Exercise capacity following a percutaneous endoscopic gastrostomy in a young female with cystic fibrosis: a case report
Physiological Reports published by Wiley Periodicals, Inc. on behalf of the American Physiological Society and The Physiological Society.Cystic fibrosis (CF) is a genetic condition affecting the respiratory and gastrointestinal systems, with patients experiencing problems maintaining weight, especially during rapid growth periods such as puberty. The aim of this case report was to monitor the effect of gastrostomy insertion and implementation of overnight supplemental feeding upon clinical outcomes, including body mass index (BMI), lung function (FEV1), and exercise-related variables (maximal oxygen uptake [VO2max] and ventilatory efficiency [VE/VO2]) in an 11-year-old female with CF. Combined incremental and supramaximal exercise testing to exhaustion was performed at four time points: 3 months prior to the procedure (T1), 2 days prior to (T2), 4 months (T3), and 1 year following the procedure (T4). Improvements following gastrostomy insertion were observed at the 1 year follow-up with regards to BMI (+20%); whereas absolute VO2max remained stable and lung function fluctuated throughout the period of observation. Declines in function with regards to body weight relative VO2max (−16.3%) and oxygen uptake efficiency (+7.5%) were observed during this period. This case report is the first to consider exercise-related clinical outcomes in assessing the effect of implementing gastrostomy feeding in CF. The varied direction and magnitude of the associations between variables shows that further investigations are required.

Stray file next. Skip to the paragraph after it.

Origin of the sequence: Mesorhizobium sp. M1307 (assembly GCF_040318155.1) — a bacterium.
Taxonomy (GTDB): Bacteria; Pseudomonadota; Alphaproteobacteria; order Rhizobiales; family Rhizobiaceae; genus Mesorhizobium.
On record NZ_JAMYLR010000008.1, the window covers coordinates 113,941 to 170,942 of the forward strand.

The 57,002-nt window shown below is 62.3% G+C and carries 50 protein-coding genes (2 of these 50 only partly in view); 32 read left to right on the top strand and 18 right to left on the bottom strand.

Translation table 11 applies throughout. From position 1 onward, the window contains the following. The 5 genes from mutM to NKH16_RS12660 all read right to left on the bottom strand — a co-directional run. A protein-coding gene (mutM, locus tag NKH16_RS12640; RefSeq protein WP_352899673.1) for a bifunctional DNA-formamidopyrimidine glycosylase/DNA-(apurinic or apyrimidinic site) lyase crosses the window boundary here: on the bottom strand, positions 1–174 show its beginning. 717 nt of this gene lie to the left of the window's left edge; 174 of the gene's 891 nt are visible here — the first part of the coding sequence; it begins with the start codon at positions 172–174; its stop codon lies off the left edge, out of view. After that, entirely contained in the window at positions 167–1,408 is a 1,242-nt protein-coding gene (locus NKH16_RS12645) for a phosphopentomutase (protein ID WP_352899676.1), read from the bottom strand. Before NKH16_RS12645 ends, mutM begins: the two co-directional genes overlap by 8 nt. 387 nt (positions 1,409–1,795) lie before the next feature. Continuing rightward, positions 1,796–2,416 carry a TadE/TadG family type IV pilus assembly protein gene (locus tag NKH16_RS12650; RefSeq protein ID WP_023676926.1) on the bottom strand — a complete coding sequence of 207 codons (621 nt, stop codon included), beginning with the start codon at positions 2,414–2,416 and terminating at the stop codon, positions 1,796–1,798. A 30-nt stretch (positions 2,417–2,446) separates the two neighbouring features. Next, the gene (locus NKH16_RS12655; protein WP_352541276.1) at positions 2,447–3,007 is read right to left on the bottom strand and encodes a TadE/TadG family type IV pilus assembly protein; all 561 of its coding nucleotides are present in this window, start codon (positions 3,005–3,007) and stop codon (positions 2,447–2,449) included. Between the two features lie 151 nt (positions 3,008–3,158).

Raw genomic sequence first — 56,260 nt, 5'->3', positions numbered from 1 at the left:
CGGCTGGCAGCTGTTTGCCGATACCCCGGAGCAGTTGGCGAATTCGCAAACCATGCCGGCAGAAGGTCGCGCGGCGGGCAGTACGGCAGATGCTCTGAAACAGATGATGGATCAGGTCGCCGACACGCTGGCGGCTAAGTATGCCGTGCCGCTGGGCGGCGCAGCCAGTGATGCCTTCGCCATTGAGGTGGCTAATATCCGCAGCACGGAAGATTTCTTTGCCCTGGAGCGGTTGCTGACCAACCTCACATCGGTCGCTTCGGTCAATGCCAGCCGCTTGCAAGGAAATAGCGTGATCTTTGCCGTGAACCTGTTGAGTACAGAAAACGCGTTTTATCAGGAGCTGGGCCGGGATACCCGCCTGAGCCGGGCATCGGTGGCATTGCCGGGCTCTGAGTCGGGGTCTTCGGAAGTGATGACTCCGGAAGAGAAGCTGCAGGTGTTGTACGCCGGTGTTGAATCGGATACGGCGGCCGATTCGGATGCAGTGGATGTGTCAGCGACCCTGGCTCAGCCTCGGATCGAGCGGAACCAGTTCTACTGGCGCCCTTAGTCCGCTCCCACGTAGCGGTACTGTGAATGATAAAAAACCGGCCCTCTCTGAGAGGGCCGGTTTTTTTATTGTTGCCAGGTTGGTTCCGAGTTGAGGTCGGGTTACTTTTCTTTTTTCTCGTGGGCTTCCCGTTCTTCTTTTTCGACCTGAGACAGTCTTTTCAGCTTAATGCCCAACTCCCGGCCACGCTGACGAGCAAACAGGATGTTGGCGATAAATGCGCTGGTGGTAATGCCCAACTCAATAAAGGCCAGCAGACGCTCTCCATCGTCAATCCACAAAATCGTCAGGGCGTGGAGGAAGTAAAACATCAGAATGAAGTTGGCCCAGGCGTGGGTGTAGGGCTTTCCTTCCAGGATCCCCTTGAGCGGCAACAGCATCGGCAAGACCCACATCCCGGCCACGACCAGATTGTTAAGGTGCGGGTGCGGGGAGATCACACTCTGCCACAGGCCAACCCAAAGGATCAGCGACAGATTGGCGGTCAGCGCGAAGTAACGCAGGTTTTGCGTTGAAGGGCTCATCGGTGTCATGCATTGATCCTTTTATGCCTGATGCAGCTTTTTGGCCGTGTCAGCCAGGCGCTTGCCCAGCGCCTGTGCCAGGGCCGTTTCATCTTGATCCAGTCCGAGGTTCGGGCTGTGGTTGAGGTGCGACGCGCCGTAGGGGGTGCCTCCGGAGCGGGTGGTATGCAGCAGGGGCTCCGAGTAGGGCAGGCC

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Vol 4, e12904, doi: 10.14814/phy2.12904